Last updated on August 12, 2020
One question from my side, why as a minister, and not a doctor, are you answering penile questions?
It started out when I was asked to do a class on sexual issues for teenagers way back in 1990. The parents were rightly upset with the amoral and frankly immoral teachings that accompanied sex education in the schools. The class led to a book. Eventually, the book was placed on the Internet and I started receiving questions.
- The teens don’t know me so they feel free to ask embarrassing questions and know they won’t see me next Sunday in church.
- They know I treat their questions seriously. I don’t blow them off. My rule is that if someone has a question, it deserves an answer. I research their questions and tell them what I’ve found.
- They know I’m honest. I’ll tell them when something is normal and not to panic over it, when something is a scam, or when they need to see a doctor. I make it clear that I’m a decent researcher and not a doctor. I don’t make money off of this in any way.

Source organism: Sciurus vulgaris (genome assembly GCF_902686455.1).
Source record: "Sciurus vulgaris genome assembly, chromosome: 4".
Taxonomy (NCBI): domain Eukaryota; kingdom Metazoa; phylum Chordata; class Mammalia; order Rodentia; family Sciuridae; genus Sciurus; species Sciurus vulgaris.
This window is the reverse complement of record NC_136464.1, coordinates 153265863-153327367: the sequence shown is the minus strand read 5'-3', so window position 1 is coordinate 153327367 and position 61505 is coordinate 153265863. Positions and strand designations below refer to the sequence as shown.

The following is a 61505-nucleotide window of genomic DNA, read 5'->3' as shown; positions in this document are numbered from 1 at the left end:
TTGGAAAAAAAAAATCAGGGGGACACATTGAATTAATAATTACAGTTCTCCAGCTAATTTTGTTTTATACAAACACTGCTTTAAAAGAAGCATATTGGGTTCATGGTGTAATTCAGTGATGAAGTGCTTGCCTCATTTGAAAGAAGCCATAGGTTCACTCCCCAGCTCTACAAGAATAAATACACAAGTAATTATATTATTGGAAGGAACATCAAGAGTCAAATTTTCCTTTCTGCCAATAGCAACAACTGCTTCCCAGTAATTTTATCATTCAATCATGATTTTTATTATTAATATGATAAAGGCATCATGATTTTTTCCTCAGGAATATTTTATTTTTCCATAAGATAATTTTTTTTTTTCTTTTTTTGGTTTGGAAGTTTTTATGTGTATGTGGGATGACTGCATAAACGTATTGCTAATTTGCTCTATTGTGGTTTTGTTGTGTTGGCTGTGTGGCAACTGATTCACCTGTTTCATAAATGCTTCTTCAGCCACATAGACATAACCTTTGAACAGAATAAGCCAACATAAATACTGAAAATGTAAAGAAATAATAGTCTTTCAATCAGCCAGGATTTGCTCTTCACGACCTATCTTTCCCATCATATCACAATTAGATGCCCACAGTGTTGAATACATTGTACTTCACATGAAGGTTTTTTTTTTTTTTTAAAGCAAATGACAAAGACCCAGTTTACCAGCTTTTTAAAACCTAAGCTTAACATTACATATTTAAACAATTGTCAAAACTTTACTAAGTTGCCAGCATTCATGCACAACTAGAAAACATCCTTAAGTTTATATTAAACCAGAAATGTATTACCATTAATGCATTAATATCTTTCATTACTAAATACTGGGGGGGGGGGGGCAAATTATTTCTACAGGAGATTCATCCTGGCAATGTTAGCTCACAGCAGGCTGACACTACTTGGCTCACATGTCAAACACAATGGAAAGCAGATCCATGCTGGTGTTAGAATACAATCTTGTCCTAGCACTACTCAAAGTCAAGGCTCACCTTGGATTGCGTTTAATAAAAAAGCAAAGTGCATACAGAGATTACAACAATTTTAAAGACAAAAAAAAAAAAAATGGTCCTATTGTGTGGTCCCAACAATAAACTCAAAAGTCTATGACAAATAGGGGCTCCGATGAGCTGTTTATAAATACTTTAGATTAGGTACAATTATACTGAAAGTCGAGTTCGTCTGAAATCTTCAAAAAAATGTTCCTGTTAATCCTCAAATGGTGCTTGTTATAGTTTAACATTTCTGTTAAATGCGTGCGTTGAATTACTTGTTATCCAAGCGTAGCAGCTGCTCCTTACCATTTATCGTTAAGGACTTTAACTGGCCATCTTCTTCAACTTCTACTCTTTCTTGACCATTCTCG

- I treat them as adults. I try to explain the confusing medical terms simply, so they can make informed decisions.
- When questions touch on moral issues, such as picking up a disease by having sex with their girlfriend, they know I’ll tell them why their behavior was morally wrong as well as dangerous.
Many of those asking don’t have a father in their lives, so I end up giving the advice a father would give his son (or daughter). None of what I offer is a substitute for a doctor, but I do help guys know when they need to swallow their embarrassment and see a doctor and why it is important.
Oh, and I don’t mind being corrected because I think the truth is the best answer to all questions, so if someone finds a flaw or knows of a better answer, I’ll look into it and post it.